I also spent many years being underpaid and unappreciated when I was delivering above and beyond, every single time. I worked my guts out, day and night, to make money for other people, to realise their business dreams, I had my ideas stolen by companies who had more money to execute them, I had my recognition taken for so many good ideas and successful ventures, through not having the right contracts in place or not being loud enough about my needs. All of these factors over time showed me that I wanted to be working by myself, for myself, to make my business big, not anyone else’s.
Tell us about your company. What does your business do and what are your responsibilities as a CEO?
Bo Kitty: I have two – Reality Check is holistic coaching for rebels ready for change, and I do it all. From writing content and copy to crafting new packages and offerings, it’s me at the helm of everything Reality Check does. I employ contractors to create and update my website and SEO, to do my graphic design and branding for every piece of collateral. I have an app developer who i engaged and then worked every step of the way with the develop an app out of the Power Up Deck of cards, and for those I created the content, then coordinated the design, and executed marketing and distribution. Every client is onboarded and serviced by me in this business, so the products help to create residual income as all the coaching and consulting is face to face, one on one and has to be done by me,
The second business is a sister company to Reality Check, in that it provides the many services that business owners need to grow, and reach wider audiences. The Real Army is a referral agency for professionals, mainly in the creative industries. We have a stable of industry leaders across art, design, digital, education, marketing and event facilitation and I spend my time nurturing these networks and relationships. This business requires me to spend a lot of time on the phone, email and social media, securing work and matching the best suppliers with clients, plus a bit of hand holding and monitoring as the jobs get executed.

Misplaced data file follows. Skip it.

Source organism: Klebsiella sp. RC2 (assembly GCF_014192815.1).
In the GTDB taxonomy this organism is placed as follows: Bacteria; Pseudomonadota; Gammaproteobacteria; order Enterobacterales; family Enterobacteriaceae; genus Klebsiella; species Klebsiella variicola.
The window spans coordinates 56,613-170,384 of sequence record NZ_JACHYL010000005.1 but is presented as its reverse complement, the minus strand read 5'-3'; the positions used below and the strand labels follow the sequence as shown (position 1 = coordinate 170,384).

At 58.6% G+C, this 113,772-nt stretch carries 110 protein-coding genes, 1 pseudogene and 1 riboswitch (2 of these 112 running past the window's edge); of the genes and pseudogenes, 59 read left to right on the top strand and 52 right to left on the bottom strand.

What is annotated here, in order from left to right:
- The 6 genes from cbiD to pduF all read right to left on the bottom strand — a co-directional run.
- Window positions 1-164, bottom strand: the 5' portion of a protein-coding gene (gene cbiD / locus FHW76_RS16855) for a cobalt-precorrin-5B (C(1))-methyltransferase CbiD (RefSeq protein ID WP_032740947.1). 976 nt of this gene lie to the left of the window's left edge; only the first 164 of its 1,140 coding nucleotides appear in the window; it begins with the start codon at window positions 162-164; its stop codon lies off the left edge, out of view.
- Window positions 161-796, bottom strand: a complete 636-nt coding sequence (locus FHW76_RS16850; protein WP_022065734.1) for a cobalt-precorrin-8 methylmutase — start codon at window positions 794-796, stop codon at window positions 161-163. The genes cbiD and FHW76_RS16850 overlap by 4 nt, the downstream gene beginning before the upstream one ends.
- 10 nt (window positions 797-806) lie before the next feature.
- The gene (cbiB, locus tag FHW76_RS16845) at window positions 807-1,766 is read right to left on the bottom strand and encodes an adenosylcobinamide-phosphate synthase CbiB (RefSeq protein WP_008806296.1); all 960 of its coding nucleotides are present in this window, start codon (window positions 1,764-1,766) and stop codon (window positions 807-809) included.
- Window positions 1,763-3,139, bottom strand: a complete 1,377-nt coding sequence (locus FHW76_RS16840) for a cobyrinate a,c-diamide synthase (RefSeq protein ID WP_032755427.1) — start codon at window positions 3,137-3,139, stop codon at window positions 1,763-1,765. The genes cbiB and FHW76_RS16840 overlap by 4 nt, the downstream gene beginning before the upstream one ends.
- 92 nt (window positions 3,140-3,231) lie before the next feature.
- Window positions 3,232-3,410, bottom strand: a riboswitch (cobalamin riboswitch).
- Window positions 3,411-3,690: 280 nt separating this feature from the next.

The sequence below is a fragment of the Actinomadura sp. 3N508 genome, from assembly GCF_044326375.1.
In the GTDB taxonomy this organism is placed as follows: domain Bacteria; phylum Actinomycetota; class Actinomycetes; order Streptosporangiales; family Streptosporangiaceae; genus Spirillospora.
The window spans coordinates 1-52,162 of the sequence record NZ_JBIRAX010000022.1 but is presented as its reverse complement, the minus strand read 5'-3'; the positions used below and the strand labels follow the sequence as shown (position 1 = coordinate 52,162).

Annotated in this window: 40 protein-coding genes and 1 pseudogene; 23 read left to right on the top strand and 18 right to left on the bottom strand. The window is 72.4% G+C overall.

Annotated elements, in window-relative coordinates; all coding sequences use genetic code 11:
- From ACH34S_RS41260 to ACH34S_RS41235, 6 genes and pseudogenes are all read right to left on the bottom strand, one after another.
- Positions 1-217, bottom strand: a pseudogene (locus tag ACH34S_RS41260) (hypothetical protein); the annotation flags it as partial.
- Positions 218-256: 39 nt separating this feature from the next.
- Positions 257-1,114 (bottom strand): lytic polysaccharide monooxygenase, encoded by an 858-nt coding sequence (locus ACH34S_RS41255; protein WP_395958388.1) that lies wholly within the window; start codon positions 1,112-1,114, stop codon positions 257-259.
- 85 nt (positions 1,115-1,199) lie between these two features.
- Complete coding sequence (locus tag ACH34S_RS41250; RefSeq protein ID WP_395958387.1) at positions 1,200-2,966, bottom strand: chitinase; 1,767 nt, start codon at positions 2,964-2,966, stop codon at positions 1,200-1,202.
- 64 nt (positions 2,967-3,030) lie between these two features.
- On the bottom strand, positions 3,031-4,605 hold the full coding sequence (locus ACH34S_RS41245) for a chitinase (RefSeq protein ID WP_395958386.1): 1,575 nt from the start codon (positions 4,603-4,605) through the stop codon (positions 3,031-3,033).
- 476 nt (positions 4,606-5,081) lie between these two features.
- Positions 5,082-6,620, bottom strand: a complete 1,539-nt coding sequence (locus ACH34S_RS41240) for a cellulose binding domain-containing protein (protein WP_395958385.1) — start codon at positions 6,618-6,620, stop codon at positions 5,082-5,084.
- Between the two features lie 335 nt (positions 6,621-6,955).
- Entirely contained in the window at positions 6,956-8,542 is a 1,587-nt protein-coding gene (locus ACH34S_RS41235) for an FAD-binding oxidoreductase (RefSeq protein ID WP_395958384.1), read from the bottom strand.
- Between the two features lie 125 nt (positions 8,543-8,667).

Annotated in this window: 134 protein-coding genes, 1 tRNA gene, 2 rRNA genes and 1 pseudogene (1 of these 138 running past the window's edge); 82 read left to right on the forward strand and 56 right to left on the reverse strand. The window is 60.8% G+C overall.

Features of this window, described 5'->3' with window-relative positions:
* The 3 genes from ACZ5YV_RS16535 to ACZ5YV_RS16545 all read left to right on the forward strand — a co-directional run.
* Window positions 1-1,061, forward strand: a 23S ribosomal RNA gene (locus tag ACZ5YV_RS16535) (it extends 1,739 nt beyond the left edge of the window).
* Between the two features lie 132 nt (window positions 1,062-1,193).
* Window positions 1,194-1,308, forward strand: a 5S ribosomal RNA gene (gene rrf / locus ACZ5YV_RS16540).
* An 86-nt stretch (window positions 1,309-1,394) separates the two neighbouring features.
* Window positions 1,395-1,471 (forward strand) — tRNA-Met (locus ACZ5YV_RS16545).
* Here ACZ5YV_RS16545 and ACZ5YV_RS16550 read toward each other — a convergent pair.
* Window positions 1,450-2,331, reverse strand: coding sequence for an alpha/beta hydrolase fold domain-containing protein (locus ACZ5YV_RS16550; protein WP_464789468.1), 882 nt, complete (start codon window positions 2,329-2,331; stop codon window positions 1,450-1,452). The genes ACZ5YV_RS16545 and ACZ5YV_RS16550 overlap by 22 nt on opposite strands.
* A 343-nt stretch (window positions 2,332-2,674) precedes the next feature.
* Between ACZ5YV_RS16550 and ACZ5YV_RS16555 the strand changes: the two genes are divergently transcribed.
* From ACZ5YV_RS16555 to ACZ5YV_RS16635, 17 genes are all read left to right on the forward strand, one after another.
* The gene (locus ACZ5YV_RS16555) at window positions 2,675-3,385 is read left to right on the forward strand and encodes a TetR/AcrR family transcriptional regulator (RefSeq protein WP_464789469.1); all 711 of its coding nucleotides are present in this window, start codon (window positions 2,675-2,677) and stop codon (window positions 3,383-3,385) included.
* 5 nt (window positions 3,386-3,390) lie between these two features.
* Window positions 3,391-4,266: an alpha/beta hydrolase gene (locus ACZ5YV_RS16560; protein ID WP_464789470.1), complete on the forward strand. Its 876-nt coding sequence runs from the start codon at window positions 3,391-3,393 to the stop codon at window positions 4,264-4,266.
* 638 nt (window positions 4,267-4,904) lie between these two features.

What does CEO stand for? Beyond the dictionary definition, how would you define it?
Bo Kitty: The google dictionary says CEO means a chief executive officer, the highest-ranking person in a company or other institution, ultimately responsible for taking managerial decisions. But I’de like to flip that and call it COE – because when you are in this role you are the Centre. Of. Everything.
Every aspect of what your business does, how it presents, who uses it and wants to find it, you must strive to know something about. Often people think CEO is a title that means you step back from the coalface of delivery or sales, and even business development, and only spend your time on client relationships and governance. However, if you’re out of touch with what’s happening on the frontline, you can miss warning signs and/or opportunities. A CEO should regularly step back, or step in, and take a long term view of what the business is trying to achieve. It requires bravery to take calculated risks, and you need to be hungry. The minute a CEO gets complacent, if you don’t have killer systems and staff to support you, it’s like driving on the highway at night without lights. Wake up every day and inquire how your business can do it better, and how you can support those working with you to be better, thats what a CEO does.
When you first became a CEO, how was it different from what you expected? What surprised you?
Bo Kitty: Having to do things you don’t enjoy still! Needing to implement routine and long range plans and sticking to them, and keeping everyone else on track to achieve them. Less boozy lunches than what I expected haha.
There are many schools of thought as to what a CEO’s core roles and responsibilities are. Based on your experience, what are the main things a CEO should focus on? Explain and please share examples or stories to illustrate your vision.